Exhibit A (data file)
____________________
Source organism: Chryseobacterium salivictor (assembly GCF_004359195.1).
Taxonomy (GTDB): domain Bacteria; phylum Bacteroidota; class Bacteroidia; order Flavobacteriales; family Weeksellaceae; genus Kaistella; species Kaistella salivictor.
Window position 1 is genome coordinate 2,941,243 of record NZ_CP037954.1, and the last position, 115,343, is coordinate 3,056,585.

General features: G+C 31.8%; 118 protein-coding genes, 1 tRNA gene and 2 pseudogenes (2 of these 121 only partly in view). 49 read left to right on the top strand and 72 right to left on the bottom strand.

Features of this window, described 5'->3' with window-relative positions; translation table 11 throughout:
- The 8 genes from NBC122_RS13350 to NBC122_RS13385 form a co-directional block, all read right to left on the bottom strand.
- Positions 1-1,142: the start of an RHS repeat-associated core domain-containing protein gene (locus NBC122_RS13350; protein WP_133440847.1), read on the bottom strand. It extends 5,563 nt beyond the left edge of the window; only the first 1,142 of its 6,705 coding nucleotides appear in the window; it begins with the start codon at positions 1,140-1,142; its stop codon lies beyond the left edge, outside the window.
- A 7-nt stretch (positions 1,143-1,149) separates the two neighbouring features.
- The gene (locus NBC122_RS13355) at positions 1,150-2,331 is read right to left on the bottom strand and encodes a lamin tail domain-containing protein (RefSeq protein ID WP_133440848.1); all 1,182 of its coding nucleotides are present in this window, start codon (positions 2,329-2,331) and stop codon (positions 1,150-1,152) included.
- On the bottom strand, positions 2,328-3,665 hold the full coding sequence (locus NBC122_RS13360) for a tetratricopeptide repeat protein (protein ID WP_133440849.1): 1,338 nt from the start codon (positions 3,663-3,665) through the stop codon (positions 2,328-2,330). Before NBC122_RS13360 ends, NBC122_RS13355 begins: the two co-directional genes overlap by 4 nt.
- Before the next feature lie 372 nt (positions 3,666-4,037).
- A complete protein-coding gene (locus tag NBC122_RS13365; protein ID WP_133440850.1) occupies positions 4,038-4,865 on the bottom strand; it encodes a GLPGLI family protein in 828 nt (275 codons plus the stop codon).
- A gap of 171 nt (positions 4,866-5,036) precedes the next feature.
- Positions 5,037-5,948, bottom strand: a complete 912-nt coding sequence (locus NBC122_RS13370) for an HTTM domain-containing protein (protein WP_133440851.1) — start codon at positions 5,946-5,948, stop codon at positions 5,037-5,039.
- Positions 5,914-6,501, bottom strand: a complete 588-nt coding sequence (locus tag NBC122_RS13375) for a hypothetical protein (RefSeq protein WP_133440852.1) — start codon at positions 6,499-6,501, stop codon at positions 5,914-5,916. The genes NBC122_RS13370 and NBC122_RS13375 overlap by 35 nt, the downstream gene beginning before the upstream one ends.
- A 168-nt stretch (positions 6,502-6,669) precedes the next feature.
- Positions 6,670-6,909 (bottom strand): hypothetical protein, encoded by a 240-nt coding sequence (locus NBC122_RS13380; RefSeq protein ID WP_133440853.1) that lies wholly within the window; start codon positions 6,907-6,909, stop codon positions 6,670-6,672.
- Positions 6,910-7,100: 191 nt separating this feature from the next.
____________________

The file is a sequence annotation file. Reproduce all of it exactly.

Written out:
Source organism: Chryseobacterium salivictor (assembly GCF_004359195.1).
Taxonomy (GTDB): domain Bacteria; phylum Bacteroidota; class Bacteroidia; order Flavobacteriales; family Weeksellaceae; genus Kaistella; species Kaistella salivictor.
Window position 1 is genome coordinate 2,941,243 of record NZ_CP037954.1, and the last position, 115,343, is coordinate 3,056,585.

General features: G+C 31.8%; 118 protein-coding genes, 1 tRNA gene and 2 pseudogenes (2 of these 121 only partly in view). 49 read left to right on the top strand and 72 right to left on the bottom strand.

Features of this window, described 5'->3' with window-relative positions; translation table 11 throughout:
- The 8 genes from NBC122_RS13350 to NBC122_RS13385 form a co-directional block, all read right to left on the bottom strand.
- Positions 1-1,142: the start of an RHS repeat-associated core domain-containing protein gene (locus NBC122_RS13350; protein WP_133440847.1), read on the bottom strand. It extends 5,563 nt beyond the left edge of the window; only the first 1,142 of its 6,705 coding nucleotides appear in the window; it begins with the start codon at positions 1,140-1,142; its stop codon lies beyond the left edge, outside the window.
- A 7-nt stretch (positions 1,143-1,149) separates the two neighbouring features.
- The gene (locus NBC122_RS13355) at positions 1,150-2,331 is read right to left on the bottom strand and encodes a lamin tail domain-containing protein (RefSeq protein ID WP_133440848.1); all 1,182 of its coding nucleotides are present in this window, start codon (positions 2,329-2,331) and stop codon (positions 1,150-1,152) included.
- On the bottom strand, positions 2,328-3,665 hold the full coding sequence (locus NBC122_RS13360) for a tetratricopeptide repeat protein (protein ID WP_133440849.1): 1,338 nt from the start codon (positions 3,663-3,665) through the stop codon (positions 2,328-2,330). Before NBC122_RS13360 ends, NBC122_RS13355 begins: the two co-directional genes overlap by 4 nt.
- Before the next feature lie 372 nt (positions 3,666-4,037).
- A complete protein-coding gene (locus tag NBC122_RS13365; protein ID WP_133440850.1) occupies positions 4,038-4,865 on the bottom strand; it encodes a GLPGLI family protein in 828 nt (275 codons plus the stop codon).
- A gap of 171 nt (positions 4,866-5,036) precedes the next feature.
- Positions 5,037-5,948, bottom strand: a complete 912-nt coding sequence (locus NBC122_RS13370) for an HTTM domain-containing protein (protein WP_133440851.1) — start codon at positions 5,946-5,948, stop codon at positions 5,037-5,039.
- Positions 5,914-6,501, bottom strand: a complete 588-nt coding sequence (locus tag NBC122_RS13375) for a hypothetical protein (RefSeq protein WP_133440852.1) — start codon at positions 6,499-6,501, stop codon at positions 5,914-5,916. The genes NBC122_RS13370 and NBC122_RS13375 overlap by 35 nt, the downstream gene beginning before the upstream one ends.
- A 168-nt stretch (positions 6,502-6,669) precedes the next feature.
- Positions 6,670-6,909 (bottom strand): hypothetical protein, encoded by a 240-nt coding sequence (locus NBC122_RS13380; RefSeq protein ID WP_133440853.1) that lies wholly within the window; start codon positions 6,907-6,909, stop codon positions 6,670-6,672.
- Positions 6,910-7,100: 191 nt separating this feature from the next.